The recent legal case of a boy whose local authority reduced his education, health and care plan (EHCP) so that an unsuitable school would admit him, shines a light on the shortage of appropriate local provision, and a system under financial pressure.
While the sector welcomed the ambition behind the 2014 special educational needs and disabilities (SEND) reforms, children's services leaders are concerned that a lack of funding to deliver them is fuelling demand for high-level support packages, exacerbating financial pressures.
February's High Court finding that Medway Council acted unlawfully in its treatment of the eight-year-old boy, left the council with an estimated bill of £40,000, and could lead to further challenges by schools over the suitability of council placements.
Other judicial reviews are set to come to court soon, including one brought by a group of parents seeking to prove that government has acted unlawfully by underfunding the reforms.
The pressures have arisen despite the Department for Education increasing "high needs" funding for councils, from £5bn in 2013 to £6.3bn this year, to support children with the highest needs.
According to the Local Government Association (LGA), councils' SEND budgets are estimated to be £800m short this year, rising to £1.6bn by 2021.
Indicators are that financial pressures alongside the reforms are resulting in a deterioration in the quality of provision - the proportion of EHCPs prepared within the required 20 week timeframe has fallen from 65 to 60 per cent in the past year.
Meanwhile, around half of inspections of local SEND services are being required to write written statements of action due to significant weaknesses.
Of those which have been revisited, some have been referred to the DfE for lack of progress, although there are positive examples (see box).
Families with SEND children are also increasingly unhappy - in addition to pending legal action, more than 5,000 cases have been taken to the SEND tribunal and in May a national day of protest was held.
Is change around the corner?
In a sign that policymakers recognise the pressure in the system, the DfE announced a call for evidence - until 31 July - on ways that funding arrangements could be improved.
The education committee, which has been holding an inquiry into SEND, could recommend the creation of a national template for EHCPs to help improve practice.
A new SEND leadership board aiming to drive improvements in local services and share best practice nationally, has also met once and is in the process of appointing an independent chair.
The sector is broadly in agreement that without more money, the crisis will deepen.
National cost pressures
In its LGA-commissioned report on SEND, published in December 2018, ISOS Partnership describes the 2014 reforms as a key driver of increased demand for SEND support.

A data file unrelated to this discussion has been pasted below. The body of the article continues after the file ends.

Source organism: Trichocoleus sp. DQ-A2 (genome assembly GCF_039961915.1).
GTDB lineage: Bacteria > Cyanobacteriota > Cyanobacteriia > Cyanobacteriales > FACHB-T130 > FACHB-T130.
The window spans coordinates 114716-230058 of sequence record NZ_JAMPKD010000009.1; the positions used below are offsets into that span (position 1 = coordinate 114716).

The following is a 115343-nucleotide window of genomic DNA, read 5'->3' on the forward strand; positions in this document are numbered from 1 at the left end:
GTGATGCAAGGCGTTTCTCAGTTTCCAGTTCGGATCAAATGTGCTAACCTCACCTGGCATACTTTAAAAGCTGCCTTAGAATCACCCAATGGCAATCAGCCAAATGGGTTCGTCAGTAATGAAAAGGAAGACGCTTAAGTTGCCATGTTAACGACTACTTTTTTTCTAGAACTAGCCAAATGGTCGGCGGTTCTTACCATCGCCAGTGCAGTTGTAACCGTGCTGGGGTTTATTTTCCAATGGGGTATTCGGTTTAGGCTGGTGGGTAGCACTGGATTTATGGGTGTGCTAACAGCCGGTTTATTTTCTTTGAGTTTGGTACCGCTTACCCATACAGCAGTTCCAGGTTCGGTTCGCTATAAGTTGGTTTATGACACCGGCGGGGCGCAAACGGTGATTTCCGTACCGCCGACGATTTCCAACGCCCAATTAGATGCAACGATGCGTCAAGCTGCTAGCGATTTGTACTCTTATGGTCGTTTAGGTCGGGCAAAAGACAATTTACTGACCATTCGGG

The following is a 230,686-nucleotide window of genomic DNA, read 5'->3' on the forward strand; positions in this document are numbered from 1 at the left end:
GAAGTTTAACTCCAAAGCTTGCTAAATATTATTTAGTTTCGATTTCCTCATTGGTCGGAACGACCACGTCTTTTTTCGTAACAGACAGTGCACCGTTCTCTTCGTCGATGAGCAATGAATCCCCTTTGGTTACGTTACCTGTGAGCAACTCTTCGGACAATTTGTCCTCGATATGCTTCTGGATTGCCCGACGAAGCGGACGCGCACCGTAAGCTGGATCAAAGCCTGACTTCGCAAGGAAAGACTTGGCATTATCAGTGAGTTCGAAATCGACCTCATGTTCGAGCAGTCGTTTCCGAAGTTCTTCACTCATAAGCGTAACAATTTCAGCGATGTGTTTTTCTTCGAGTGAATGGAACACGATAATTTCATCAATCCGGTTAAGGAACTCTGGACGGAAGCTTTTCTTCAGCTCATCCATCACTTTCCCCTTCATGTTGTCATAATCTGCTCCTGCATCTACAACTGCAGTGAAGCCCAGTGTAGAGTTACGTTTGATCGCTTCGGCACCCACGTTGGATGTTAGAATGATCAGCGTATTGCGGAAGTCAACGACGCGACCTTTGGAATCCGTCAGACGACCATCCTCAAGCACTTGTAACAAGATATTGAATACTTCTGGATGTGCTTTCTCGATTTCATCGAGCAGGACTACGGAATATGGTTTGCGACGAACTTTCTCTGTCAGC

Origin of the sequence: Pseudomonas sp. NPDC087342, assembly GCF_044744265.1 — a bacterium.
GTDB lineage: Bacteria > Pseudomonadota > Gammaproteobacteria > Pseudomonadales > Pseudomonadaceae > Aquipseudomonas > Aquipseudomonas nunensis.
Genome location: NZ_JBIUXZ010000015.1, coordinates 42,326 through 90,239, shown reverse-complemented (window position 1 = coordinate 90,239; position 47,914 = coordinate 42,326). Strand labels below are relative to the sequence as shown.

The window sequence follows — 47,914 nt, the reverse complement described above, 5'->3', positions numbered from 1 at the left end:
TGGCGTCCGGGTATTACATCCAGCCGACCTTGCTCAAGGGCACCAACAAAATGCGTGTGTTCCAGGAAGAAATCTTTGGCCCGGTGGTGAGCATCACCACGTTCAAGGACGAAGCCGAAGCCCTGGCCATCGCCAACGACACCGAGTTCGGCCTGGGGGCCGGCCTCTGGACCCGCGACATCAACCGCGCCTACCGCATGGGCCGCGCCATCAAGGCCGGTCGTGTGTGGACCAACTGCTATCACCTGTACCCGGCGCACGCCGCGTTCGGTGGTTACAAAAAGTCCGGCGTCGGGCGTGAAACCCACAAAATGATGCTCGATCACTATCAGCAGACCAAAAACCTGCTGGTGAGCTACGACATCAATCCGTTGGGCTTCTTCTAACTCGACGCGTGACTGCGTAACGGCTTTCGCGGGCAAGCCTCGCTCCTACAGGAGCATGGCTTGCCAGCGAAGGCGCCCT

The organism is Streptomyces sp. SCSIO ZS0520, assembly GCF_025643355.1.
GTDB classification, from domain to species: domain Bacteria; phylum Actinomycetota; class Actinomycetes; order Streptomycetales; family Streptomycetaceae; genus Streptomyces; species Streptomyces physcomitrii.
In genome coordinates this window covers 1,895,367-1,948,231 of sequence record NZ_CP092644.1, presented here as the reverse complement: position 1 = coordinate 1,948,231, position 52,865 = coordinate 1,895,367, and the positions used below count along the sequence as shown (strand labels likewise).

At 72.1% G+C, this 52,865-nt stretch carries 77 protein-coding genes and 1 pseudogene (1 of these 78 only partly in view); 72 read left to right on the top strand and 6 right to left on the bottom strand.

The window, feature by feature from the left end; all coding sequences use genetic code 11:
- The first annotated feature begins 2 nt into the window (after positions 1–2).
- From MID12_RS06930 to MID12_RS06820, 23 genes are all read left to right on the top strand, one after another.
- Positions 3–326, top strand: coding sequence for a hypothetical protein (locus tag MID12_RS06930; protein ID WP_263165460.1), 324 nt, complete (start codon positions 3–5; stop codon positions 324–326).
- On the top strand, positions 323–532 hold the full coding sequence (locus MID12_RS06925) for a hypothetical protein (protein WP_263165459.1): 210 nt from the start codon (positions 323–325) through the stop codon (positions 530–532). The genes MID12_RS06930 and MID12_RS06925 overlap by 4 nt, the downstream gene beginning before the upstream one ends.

Parents' expectations for SEND provision in schools were "appropriately and significantly raised", a move that was widely welcomed, the report states.
However, Charlotte Ramsden, chair of the health, care and additional needs policy committee at the Association of Directors of Children's Services (ADCS), says that a key problem nationally is the "level of expectation hasn't been sufficiently funded".
Ramsden, who also sits on the leadership board, particularly identifies the extension of EHCPs to 19-25 year olds as a "big challenge".
The National Education Union joint general secretary Mary Bousted agrees, claiming: "The government made a miscalculation about how many parents would want to take that up."
This has raised the pressure on councils' high needs budget; previously this support would have been funded by adult services. Increased post-16 responsibilities was the top factor given by councils for pressure in their high needs budgets in the ISOS survey.
The movement of pupils with EHCPs out of mainstream schools and into more expensive special schools has also cost an estimated £277 million over four years.
According to the report, local areas are particularly concerned about the increased reliance on the independent or non-maintained sector, because local special schools have reached capacity, which in turn drives pupils into more expensive special schools out of borough.
For Bousted, one way of easing pressure would be better investment in early intervention so that "children with SEND have their needs met before reaching a state of crisis".
Council for Disabled Children director Christine Lenehan, suggests that earlier help could avert the emergence of some special needs.
She cites the example of a child who was not properly supported following the death of a parent, became violent, and eventually received a special needs diagnosis relating to their social, emotional and mental health.
However, other changes need to be made, she adds. First, too many EHCPs are being sought by practitioners and parents when most children "don't need it", she says.